David Weight, past President of the Cobalt Institute (CI), speaks to Innovation News Network about cobalt’s role in the green energy transition.
The uses of cobalt are as diverse as they are enduring. First isolated as a metal in 1739, cobalt has formed the cornerstone of many essential applications that are in operation today, from alloys used in jet turbines, hard metals and orthopedic implants to clean fuels, the inks and pigments applied to pottery, enamel, and glass. It is also the active constituent of vitamin B12 and so is essential for health and vitality in humans and animals. But perhaps the most significant use of cobalt, as the world develops more sustainable energy solutions, is as a raw material in rechargeable batteries. More than 50% of the cobalt produced globally today is found in rechargeable batteries, namely those used in portable devices, stationary applications, and e-mobility. As electric modes of transportation continue to evolve, the demand for battery commodities like lithium-ion and cobalt is set to increase and with that, concerns over whether there are sufficient amounts available.
The Cobalt Institute (CI) is a non-profit trade organisation which promotes the responsible and sustainable production and use of cobalt in all forms. The Innovation Platform’s Lorna Malkin spoke to the CI’s past President, David Weight, about the growing importance of cobalt in the renewable energy market and why this metal, and others, will play an essential role in the green energy transition.
How is cobalt currently sourced?
It is important to realise that over 90% of cobalt is produced as a by-product of large-scale copper and nickel mining. The only small exception to this is Managem’s Bou-Azzer mine in Morocco, which mines cobalt as a principal metal from a polymetallic sulphide ore. The majority of cobalt (~70%) comes from the Democratic Republic of the Congo (DRC) as a by-product of large-scale copper mining and there is a proportion produced through artisanal and small-scale mining operations too; this activity is perfectly legal and often at subsistence level, but very poorly regulated. All in all, the large-scale mines, particularly those in the western jurisdictions, operate to standards of international best practice and have very well-established ECG programmes. As such, these mines will have environmental stewardship, occupational health and safety etc., and will be highly regulated. Over the last 30 or 40 years, there has been a much bigger push for sustainable mining practices, and you will see from the larger mining companies that within their Entreprise Générale du Cobalt (ECG) obligations there are sustainable performance requirements that must be adhered to. The sustainable performance of the larger copper and nickel producers will also be measured by international metrics and it is expected of them that they validate their performance independently and transparently, too. The greatest concern at the moment for cobalt, and indeed all metals and minerals, is that they are responsibly and sustainably sourced and used.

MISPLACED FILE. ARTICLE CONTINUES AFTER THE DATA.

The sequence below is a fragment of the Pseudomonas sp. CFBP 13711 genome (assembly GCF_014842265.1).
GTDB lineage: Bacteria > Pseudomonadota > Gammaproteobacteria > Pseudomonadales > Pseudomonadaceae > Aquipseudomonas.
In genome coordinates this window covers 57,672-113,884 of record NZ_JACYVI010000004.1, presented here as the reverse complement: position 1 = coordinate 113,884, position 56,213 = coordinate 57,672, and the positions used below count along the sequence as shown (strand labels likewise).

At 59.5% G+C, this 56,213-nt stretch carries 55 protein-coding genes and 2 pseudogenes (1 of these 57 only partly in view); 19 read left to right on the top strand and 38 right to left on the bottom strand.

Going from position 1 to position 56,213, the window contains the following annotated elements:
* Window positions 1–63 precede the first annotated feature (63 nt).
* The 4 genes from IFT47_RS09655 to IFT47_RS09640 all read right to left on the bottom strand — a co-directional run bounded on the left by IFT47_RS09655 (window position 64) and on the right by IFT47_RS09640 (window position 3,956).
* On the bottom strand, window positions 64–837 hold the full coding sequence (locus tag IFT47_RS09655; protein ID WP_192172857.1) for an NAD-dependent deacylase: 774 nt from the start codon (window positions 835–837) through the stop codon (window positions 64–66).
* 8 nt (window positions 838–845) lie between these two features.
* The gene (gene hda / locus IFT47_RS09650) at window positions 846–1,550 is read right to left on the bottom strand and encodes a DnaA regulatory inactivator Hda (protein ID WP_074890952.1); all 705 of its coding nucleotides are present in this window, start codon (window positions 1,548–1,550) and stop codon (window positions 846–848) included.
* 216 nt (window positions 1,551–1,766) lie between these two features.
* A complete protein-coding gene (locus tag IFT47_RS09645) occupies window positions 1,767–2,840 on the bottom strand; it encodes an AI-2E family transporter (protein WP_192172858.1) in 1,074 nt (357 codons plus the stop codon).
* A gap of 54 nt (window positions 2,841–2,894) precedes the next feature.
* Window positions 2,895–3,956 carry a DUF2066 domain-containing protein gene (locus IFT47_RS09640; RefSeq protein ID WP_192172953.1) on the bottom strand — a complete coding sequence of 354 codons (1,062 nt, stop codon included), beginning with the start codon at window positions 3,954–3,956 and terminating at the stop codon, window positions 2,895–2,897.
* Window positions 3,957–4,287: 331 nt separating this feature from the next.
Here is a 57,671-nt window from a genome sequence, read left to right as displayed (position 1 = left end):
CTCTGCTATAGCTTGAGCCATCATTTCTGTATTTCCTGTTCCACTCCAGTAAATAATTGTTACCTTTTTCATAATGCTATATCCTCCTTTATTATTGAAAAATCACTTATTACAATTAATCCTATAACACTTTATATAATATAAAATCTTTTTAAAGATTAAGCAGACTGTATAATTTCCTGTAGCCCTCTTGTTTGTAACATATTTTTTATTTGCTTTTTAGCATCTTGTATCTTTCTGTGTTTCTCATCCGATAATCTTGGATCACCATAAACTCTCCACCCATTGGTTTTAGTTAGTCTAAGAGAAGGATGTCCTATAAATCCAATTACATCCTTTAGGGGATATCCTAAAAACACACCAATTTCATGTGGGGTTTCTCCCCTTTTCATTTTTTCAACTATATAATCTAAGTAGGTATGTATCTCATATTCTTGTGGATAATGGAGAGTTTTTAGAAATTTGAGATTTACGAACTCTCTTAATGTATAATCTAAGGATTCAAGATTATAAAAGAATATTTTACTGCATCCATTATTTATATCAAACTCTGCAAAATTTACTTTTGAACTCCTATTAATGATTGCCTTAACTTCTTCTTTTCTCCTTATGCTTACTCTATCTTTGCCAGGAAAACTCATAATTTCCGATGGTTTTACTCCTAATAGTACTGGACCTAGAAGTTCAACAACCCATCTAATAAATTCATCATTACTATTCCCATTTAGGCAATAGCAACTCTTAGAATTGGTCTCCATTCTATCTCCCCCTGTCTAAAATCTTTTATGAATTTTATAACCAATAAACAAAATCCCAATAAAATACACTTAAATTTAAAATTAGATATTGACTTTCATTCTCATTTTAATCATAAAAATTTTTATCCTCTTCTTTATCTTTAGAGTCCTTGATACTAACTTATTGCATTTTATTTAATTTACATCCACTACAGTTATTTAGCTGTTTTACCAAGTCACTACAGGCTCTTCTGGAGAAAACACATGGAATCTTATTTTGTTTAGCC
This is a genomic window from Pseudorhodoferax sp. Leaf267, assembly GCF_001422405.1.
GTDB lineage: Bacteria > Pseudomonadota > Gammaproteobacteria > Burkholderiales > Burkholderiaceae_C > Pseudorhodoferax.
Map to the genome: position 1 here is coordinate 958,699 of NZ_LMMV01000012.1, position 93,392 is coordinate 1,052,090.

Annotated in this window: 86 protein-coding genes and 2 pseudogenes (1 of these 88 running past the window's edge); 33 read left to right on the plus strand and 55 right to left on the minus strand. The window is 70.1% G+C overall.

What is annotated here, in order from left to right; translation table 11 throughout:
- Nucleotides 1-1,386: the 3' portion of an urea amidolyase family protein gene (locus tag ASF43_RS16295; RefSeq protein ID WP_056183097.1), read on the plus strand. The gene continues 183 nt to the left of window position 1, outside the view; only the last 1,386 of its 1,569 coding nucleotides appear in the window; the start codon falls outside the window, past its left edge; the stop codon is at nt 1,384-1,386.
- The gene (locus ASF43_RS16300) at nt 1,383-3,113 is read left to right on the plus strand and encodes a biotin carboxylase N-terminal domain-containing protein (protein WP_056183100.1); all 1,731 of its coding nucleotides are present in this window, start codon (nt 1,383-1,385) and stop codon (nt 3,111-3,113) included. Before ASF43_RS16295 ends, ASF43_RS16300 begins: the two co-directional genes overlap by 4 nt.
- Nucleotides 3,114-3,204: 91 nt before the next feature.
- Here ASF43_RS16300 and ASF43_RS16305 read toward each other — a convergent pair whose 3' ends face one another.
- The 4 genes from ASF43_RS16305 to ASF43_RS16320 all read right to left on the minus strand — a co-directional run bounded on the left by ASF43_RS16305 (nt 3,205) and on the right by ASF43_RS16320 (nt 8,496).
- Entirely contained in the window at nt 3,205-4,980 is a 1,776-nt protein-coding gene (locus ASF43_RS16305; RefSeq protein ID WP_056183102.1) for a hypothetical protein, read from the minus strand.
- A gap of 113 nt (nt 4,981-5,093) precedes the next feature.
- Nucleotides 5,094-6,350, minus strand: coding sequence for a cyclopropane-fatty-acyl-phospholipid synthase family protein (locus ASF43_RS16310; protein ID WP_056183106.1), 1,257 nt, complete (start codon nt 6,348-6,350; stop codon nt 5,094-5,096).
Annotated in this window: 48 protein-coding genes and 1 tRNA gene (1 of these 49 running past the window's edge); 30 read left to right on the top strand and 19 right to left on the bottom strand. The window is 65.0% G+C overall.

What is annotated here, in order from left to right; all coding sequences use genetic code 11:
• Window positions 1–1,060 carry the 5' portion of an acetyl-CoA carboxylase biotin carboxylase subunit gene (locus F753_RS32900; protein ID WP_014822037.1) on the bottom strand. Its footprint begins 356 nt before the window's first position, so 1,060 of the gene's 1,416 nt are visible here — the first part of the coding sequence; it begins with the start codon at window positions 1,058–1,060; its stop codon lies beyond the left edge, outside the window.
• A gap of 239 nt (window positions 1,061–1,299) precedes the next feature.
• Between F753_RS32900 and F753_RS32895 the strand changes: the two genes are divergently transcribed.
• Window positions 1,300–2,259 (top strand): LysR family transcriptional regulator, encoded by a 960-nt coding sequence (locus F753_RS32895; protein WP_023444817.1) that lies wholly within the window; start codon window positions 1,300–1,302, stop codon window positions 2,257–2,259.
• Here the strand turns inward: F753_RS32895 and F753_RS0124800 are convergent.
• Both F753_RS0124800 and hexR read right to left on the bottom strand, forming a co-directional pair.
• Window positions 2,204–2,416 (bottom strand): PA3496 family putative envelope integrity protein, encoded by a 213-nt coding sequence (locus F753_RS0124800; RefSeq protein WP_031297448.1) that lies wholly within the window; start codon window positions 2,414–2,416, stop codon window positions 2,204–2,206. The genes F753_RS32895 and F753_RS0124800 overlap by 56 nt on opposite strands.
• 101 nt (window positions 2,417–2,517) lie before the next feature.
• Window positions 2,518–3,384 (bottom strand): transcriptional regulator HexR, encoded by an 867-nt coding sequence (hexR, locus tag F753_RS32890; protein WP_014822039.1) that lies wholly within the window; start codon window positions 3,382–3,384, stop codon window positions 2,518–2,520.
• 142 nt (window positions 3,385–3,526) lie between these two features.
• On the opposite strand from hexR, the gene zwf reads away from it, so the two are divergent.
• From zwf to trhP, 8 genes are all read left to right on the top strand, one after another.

Responsible sourcing means that when you source your raw material, you know who has provided it and that it is being produced in an ethically acceptable way. Issues around sustainability are constantly addressed and improved because globally, the environmental footprint of any product must be measured to assess its environmental impact through its life cycle.
How important is cobalt in the renewable energy market as we move towards carbon neutrality?
At the moment, it is bordering on the essential. We must look at this in a broad context because, in the first instance, there is a paradigm shift occurring from the internal combustion engine to electric mobility, driven by the global desire to decarbonise global economies. The huge shift from the horse-drawn carriage to an internal combustion engine, for instance, is similar to the change we are going to see from internal combustion engine to the rechargeable batteries used for electric mobility; it is going to be a huge disruptive transition. The world is going to wean itself off fossil fuels and look more towards renewable energy, and that is only possible with a certain suite of energy metals, and rare earth elements.